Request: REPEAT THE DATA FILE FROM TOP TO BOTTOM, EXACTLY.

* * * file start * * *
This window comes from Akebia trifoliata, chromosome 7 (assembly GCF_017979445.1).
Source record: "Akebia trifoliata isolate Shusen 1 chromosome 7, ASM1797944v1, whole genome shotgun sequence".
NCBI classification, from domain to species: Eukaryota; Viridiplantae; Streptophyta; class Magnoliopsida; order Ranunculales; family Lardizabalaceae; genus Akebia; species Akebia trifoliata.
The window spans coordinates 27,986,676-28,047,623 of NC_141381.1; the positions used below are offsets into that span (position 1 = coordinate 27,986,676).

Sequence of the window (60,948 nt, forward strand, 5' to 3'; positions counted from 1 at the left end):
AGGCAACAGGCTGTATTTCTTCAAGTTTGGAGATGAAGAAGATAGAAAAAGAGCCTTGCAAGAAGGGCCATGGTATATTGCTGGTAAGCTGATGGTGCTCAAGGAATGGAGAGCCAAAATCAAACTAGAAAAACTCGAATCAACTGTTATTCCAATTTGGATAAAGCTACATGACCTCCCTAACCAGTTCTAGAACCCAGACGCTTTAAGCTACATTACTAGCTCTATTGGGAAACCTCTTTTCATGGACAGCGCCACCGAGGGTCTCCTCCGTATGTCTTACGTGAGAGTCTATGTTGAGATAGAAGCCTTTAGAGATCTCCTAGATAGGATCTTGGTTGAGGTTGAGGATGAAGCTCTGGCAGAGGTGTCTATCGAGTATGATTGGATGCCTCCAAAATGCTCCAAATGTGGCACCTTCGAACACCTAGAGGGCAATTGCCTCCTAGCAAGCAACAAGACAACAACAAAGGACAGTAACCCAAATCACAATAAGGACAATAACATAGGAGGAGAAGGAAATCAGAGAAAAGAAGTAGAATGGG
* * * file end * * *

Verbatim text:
This window comes from Akebia trifoliata, chromosome 7 (assembly GCF_017979445.1).
Source record: "Akebia trifoliata isolate Shusen 1 chromosome 7, ASM1797944v1, whole genome shotgun sequence".
NCBI classification, from domain to species: Eukaryota; Viridiplantae; Streptophyta; class Magnoliopsida; order Ranunculales; family Lardizabalaceae; genus Akebia; species Akebia trifoliata.
The window spans coordinates 27,986,676-28,047,623 of NC_141381.1; the positions used below are offsets into that span (position 1 = coordinate 27,986,676).

Sequence of the window (60,948 nt, forward strand, 5' to 3'; positions counted from 1 at the left end):
AGGCAACAGGCTGTATTTCTTCAAGTTTGGAGATGAAGAAGATAGAAAAAGAGCCTTGCAAGAAGGGCCATGGTATATTGCTGGTAAGCTGATGGTGCTCAAGGAATGGAGAGCCAAAATCAAACTAGAAAAACTCGAATCAACTGTTATTCCAATTTGGATAAAGCTACATGACCTCCCTAACCAGTTCTAGAACCCAGACGCTTTAAGCTACATTACTAGCTCTATTGGGAAACCTCTTTTCATGGACAGCGCCACCGAGGGTCTCCTCCGTATGTCTTACGTGAGAGTCTATGTTGAGATAGAAGCCTTTAGAGATCTCCTAGATAGGATCTTGGTTGAGGTTGAGGATGAAGCTCTGGCAGAGGTGTCTATCGAGTATGATTGGATGCCTCCAAAATGCTCCAAATGTGGCACCTTCGAACACCTAGAGGGCAATTGCCTCCTAGCAAGCAACAAGACAACAACAAAGGACAGTAACCCAAATCACAATAAGGACAATAACATAGGAGGAGAAGGAAATCAGAGAAAAGAAGTAGAATGGG